For the first time, humans have been placed in biostasis

Biostasis, or "suspended animation," is a hibernation-like technique that researchers and doctors believe could help save many lives in the future. Indeed, at present, there are already short or partial techniques that have an almost automatic and natural reversibility.

And now, scientists have been able to take a step further in this area: doctors have placed humans in biostasis for the first time, in a trial conducted in the United States and intended to allow the repair of traumatic lesions that otherwise would cause death.

Samuel Tisherman, of the University of Maryland's Faculty of Medicine, said his team of doctors had placed at least one suspended animation patient, calling this world premiere a "somewhat surreal" event. That is, Tisherman has not yet revealed the number of people who survived following the test.

The main goal is to prevent an impending death by ischemia

The technique used by the Tisherman team is officially called Emergency Preservation and Resuscitation (EPR). This is a medical procedure in which a patient is placed on biostasis for a period of time to prevent imminent death caused by ischemia, such as blood loss from a bullet or stab.

This technique is being tested on patients at the University of Maryland Medical Center in Baltimore. More specifically, in patients with acute trauma (as mentioned above, who, for example, have a gunshot or knife wound) and have suffered cardiac arrest.

Following the trauma, their heart will have stopped beating and they may have lost more than half of their total amount of blood. In this situation, there are only a few minutes of life for patients, with less than 5% chance of survival, at least in normal times ...

Biostasis: rapid cooling of the body by replacing blood

Biostasis involves rapidly cooling a person to about 10 to 15 ° C by replacing all his blood with a very cold saline solution. In doing so, the brain activity of the patient stops almost completely. He is then disconnected from the cooling system and the body (which would otherwise be classified as dead) is transferred to the operating room. From this point on, the surgical team has approximately 2 hours to repair the person's wounds before the person warms up again, and his / her heart starts up again.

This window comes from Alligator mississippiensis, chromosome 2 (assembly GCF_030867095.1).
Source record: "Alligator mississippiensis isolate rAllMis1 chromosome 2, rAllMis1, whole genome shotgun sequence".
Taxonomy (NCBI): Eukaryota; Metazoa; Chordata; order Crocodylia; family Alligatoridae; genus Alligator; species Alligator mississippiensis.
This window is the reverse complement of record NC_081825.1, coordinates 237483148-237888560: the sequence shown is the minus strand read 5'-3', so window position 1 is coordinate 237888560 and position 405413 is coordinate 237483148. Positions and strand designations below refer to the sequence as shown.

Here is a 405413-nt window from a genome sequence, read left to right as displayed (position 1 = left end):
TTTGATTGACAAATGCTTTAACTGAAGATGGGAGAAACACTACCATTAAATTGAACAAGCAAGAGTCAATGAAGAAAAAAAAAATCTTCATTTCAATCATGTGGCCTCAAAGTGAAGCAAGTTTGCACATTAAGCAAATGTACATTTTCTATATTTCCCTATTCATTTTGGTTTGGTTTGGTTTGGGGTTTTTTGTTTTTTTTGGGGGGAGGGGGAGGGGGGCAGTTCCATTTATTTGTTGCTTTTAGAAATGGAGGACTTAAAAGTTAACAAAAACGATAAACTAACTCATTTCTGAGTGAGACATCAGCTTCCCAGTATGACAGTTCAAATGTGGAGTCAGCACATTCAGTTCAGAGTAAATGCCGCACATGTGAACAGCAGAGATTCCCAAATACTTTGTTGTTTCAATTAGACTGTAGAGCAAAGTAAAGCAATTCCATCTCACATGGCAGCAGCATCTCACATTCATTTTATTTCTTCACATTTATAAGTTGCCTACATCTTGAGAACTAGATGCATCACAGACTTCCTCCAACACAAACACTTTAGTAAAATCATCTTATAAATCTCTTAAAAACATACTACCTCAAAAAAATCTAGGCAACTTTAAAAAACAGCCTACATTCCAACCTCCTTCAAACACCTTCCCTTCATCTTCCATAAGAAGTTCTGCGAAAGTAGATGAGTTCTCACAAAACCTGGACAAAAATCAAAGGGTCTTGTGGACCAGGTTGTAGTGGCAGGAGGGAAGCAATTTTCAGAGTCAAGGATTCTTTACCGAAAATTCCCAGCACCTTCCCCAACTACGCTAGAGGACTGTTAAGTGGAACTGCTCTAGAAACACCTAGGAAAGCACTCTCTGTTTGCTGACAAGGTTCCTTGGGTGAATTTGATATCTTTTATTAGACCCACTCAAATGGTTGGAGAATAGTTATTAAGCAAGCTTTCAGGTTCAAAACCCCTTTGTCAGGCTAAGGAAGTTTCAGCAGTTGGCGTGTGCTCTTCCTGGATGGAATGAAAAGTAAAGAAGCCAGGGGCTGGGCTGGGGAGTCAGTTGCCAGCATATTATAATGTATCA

Now, Tisherman hopes to be able to announce the full results of the test by the end of 2020.

It should be known that a so-called normal body temperature is about 37°C, and our cells need a constant supply of oxygen to produce energy and therefore survive. When our heart stops beating, the blood no longer transports oxygen to the cells, and without it our brain can only survive for about 5 minutes before irreversible damage occurs.

However, lowering body and brain temperature slows down or stops all chemical reactions in our cells, which therefore require less oxygen.

The test has been approved by the FDA (US Food and Drug Administration). In fact, the FDA has decided not to require patients' consent, as they believe the injuries of the patients may be fatal and that in any case there will be no alternative treatment.

Gives surgeons more time to save more lives

Tisherman's interest in trauma research began with an early incident in his career in which a young man was stabbed to the heart after an altercation.

"He was a healthy young man a few minutes ago, and suddenly he was dead. We could have saved him if we had enough time," he says. This event led him to begin to look for ways in which cooling the body could give surgeons more time to do their jobs, and save lives.

Studies in animals have already shown very promising results: for example, pigs with acute trauma could be cooled for 3 hours, then treated, and then resuscitated.

"We felt it was time to apply this technology to our patients," said Tisherman. "We are doing it now and we are learning a lot as we go through the trial. Once we have proven that it works (on human patients), we can expand the utility of this technique to help some patients in critical conditions to survive, which would otherwise be  impossible," he added. "I want to make it clear that we are not trying to send people to Saturn.  We are just trying to save time to save lives," he said.

At present, we do not know exactly how much time we have precisely when such a cooling of the body. And when a person's cells are warmed up later, they can be damaged and can cause a range of chemical reactions, potentially damaging them again. To sum up, the longer the cells stay without oxygen, the greater the damage will be.

According to Tisherman, it would be entirely possible to administer a cocktail of drugs to patients in order to minimize injuries and prolong the duration of the biostasis, "but we have not yet identified all the causes of the injuries due to reperfusion," he says. It was last Monday, at a symposium at the New York Academy of Sciences, that Tisherman described the progress of the team.

VIDEO: A revolutionary approach that could save many lives ...



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